The Two Keys to Preparing for Your Swim – Time and Patience

Most people have some sort of a biking or running base when they start training for a triathlon. The swim is a different story, however. It’s not uncommon for beginners to have never (or only occasionally) swam for exercise. To work your way up to a race distance swim, it’s important to take incremental steps and be patient. One way is to commit to doing the distance but not to worry too much about how you get there. As the swim becomes easier, transition from just “making it” to “making it good.” Ruth Kazez calls this the “Go Long” strategy.

If you are just beginning, there are two ways to increase your distance. You can do a mile from day one, changing your stroke to anything easy, even sidestroke and elementary backstroke, whenever necessary.

After a week, restrict the non-freestyle to something like every fourth lap, later to every eighth lap, until you’ve eliminated non-freestyle altogether. Or, using no alternative strokes, you can swim shorter distances, strictly limiting rest time to ten breaths, gradually increasing the yardage. Both methods should take about six weeks until you are able to do the whole mile non-stop, all freestyle. Read full the article…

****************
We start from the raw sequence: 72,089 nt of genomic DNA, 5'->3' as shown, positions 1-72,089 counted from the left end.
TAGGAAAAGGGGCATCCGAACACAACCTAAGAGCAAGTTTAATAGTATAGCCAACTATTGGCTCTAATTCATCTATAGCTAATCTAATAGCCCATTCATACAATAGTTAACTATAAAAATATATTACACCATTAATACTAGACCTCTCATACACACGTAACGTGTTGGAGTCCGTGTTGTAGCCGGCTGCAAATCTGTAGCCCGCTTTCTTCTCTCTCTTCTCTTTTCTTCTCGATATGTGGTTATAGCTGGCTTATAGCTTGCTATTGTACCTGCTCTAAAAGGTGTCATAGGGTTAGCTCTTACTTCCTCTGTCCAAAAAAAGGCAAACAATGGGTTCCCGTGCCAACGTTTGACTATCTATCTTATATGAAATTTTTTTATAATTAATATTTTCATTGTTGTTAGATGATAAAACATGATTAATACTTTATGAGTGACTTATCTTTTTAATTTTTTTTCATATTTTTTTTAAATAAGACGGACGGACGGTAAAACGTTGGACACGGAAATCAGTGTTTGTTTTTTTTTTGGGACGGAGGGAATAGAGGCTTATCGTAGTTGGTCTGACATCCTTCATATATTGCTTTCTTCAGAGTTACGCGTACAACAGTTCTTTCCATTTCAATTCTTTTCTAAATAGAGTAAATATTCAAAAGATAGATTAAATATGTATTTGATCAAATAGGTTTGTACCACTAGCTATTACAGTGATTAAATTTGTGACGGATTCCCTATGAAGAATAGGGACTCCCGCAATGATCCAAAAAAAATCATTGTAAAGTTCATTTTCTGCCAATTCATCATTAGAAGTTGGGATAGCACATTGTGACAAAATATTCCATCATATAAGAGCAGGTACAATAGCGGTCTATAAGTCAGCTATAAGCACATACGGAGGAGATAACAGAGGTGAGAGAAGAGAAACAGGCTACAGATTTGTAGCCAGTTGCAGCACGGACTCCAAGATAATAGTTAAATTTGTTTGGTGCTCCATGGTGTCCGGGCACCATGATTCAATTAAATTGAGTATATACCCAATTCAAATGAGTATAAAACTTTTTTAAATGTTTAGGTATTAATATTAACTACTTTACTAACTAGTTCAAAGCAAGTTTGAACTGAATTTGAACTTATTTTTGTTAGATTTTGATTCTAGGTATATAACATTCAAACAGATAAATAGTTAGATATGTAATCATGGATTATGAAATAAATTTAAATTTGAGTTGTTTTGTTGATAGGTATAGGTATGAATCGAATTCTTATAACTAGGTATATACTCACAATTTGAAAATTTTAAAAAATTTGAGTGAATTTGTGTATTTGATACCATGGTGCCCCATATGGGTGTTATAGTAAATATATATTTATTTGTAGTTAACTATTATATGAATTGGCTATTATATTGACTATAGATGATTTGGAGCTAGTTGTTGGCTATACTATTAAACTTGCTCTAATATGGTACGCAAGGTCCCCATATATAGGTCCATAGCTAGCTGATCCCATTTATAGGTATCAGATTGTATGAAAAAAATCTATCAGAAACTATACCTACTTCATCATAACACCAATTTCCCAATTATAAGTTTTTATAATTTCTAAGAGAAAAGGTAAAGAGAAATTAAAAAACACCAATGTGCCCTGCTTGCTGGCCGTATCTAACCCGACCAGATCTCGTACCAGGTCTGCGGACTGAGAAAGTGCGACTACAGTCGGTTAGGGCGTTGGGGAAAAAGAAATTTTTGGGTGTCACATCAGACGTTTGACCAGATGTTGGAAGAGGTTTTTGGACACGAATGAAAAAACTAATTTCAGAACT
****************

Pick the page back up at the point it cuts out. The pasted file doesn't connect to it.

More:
Another thing to keep in mind is that your swim fitness won’t happen overnight. As frustrated as you might be, stick with it. You’ll always have good days and bad days but the more you practice, the fewer bad days there will be. Give yourself plenty of time to prepare. Gale Bernhardt suggests 12 weeks…

If your fitness has been dormant for quite awhile, it’s good to give yourself about 12 weeks to get in shape and minimize the chances of injury. In 12 weeks you can condition tendons, ligaments and your endurance so that you can enjoy the race. If you can commit to training five days per week-two and a half to four hours per week-that’s plenty of time to get in shape. Read the article…

However you prepare, be sure to relax and enjoy the swim. If you dread it, it’s not likely that you will spend the time nor patience you need to prepare.

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